when the copper heat is right, the solder will run like water...the caution is don't over-do the heat...you just want a working temp range and no more...constantly test with the solder for melt temp, and don't be afraid to move that flame away the minute you get the temp....also the big thing is CLEAN CLEAN CLEAN.

this may be stupid to add, but flux's job is to provide an isolated environment for the joint while the solder runs...it's more of a "bodyguard" and integral to the joint itself...ANY dirt or fingerprint on the mating surfaces can compromise it.

also, don't even try to solder a pipe with even a small puddle of water in it...you'll never get the heat right and the expanding/escaping steam will blow out any solder you try...pipes have to be dry.

pristine CLEAN, flux, adequate but not excessive heat, completely fill the joint , and get out...and that's about it.


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valves, design, and convenience

another useful thought on design:
I put in a new 200A underground electric service...and moved the overhead water line to run under the electric panel...I put in a couple of ball valves to isolate the zones and a drain (hose bib) for each. this isn't necessary, but for future emergancy repairs/additions it makes a world of sense...the benefit is you don't have to drain the entire system...just isolate the work spot.

(ignore the cable wire/amplifier...the guy was a butcher, and I haven't straightened it out yet...for electric guys, note the 20A convenience outlet on the panel on it's own breaker)...also note the 2 sub panel feeds...I put in a 100A sub panel in the furnace room to strip all the kitchen and heat/AC equipment load off the existing wiring...and another 100A sub in the garage for all the welders and garage machine tools. this is overkill for mainstream public, but puts a lot more ability at your fingertips...instead of running new wires all over the house, I can just focus on a sub panel circuit for neatness and the 100A wire feeding the sub is way under strain.

I prefer ball valves rather than gates for runs, and hose bibs for drains. it costs a few cents more to build in the convenience, but shines when miserable crap happens in the middle of the night.


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RE: Stick Welding and Thin Metal Questions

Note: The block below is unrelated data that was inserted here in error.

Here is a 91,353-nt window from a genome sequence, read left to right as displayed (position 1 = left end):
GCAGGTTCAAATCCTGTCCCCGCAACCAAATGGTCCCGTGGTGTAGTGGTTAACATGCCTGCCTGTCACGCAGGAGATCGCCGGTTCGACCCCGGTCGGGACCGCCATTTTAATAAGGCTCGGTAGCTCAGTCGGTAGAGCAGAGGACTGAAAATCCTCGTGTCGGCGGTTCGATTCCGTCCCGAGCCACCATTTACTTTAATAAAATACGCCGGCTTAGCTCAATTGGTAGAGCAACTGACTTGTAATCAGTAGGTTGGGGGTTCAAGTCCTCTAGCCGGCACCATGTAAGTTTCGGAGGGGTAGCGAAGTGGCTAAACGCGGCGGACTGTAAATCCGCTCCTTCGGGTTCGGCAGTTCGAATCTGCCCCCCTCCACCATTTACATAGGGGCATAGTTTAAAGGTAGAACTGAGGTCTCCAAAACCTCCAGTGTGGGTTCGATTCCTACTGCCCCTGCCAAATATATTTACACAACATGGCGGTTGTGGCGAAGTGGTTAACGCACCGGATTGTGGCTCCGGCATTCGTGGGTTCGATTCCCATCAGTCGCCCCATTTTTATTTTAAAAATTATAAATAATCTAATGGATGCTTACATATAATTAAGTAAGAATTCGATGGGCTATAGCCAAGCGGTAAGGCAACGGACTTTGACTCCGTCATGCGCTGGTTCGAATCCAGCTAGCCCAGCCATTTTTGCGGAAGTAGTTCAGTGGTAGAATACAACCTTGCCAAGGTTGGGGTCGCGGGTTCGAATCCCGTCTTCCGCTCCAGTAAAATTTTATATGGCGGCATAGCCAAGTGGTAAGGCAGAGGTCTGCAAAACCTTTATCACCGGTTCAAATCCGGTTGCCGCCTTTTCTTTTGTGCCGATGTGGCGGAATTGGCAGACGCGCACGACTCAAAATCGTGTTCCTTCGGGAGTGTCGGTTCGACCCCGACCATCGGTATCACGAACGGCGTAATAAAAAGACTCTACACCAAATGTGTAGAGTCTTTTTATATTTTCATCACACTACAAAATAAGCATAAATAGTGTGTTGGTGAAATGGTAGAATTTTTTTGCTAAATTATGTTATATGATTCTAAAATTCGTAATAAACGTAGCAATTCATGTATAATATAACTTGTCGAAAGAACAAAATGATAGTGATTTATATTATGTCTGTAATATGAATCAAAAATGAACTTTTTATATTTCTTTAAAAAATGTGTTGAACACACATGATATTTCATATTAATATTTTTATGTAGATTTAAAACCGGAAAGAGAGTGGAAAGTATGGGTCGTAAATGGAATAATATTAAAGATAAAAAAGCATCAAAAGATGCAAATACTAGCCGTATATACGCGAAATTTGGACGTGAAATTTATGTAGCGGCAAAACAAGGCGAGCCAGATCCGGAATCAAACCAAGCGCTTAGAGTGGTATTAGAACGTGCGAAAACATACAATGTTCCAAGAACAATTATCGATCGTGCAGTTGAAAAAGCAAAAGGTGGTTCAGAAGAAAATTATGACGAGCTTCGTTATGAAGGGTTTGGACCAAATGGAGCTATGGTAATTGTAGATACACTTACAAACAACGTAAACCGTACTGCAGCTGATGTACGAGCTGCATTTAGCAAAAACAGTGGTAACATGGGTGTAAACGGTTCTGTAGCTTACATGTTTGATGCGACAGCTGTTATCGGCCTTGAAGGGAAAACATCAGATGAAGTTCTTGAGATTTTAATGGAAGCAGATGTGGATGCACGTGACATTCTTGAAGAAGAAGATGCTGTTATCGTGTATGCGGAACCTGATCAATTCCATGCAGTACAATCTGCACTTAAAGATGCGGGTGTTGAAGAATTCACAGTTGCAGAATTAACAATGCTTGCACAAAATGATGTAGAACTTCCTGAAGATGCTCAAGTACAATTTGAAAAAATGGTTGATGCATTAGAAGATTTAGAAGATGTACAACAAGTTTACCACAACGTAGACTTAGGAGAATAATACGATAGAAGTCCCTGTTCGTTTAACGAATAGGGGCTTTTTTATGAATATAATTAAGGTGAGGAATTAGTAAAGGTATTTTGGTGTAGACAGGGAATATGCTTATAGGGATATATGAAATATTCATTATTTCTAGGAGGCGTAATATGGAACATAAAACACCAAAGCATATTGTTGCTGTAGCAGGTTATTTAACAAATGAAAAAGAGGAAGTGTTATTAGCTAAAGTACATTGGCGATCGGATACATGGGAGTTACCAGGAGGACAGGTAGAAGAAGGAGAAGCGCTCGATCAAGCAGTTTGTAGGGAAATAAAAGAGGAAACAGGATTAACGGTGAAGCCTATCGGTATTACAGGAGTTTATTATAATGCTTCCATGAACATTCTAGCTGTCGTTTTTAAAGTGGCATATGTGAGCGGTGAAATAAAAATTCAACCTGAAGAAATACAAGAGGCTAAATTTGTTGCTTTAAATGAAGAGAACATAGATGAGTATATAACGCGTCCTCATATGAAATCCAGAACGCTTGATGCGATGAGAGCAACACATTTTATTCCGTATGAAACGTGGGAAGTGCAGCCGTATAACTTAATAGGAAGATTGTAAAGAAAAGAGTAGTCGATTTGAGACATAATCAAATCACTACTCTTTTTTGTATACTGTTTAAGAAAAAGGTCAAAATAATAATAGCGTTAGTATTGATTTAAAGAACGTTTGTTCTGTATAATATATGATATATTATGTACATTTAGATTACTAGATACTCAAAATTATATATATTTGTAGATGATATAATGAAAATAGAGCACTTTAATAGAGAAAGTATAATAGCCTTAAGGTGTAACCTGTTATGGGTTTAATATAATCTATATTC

95/5 tin-antimony solder is supposed to be a higher strength solder than tin-lead or lead free solders. In fact, the NFPA code requires 95/5 for sweating copper joints for fire protection sprinkler systems. Price for this solder is not much more than the lead free types.

GG


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RE: Stick Welding and Thin Metal Questions

Thanks for all the great information, I do appreciate it and will save it for reference.

Modre, tell me more about how to use an oxydizing flame to clean rust, please. I think that I have seen the results of that that I may have "accidentally" done without realizing what was going on, but would surely like to know more. Will it work on thin as well as thick metals ? What kind of settings and techniques are best for say cleaning up a rusty piece of square tube 4 or 5 feet long instead of grinding it off. Could you then wipe it down with some paint thinner and a rag, let it dry and spray paint it with some rustoleum ?
Bill P.


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RE: Stick Welding and Thin Metal Questions

> how to use an oxydizing flame to clean rust, please. I think that I have seen the results of that that I may have "accidentally" done without realizing what was going on<

oh sorry, missed that. yes you've already done it...it's just that simple...when you dial in enough O2 to make the green tips sharp (cutting tip), it's oxydizing...when you turn down the O2 to make shabby non-distinct green tips into what looks more like a welding flame and get the soot it's carbonizing. what happens is the rust will melt/blow off down to solid material long before the steel surface is effected.

>cleaning up a rusty piece of square tube 4 or 5 feet long instead of grinding it off. Could you then wipe it down with some paint thinner and a rag, let it dry and spray paint it with some rustoleum ? <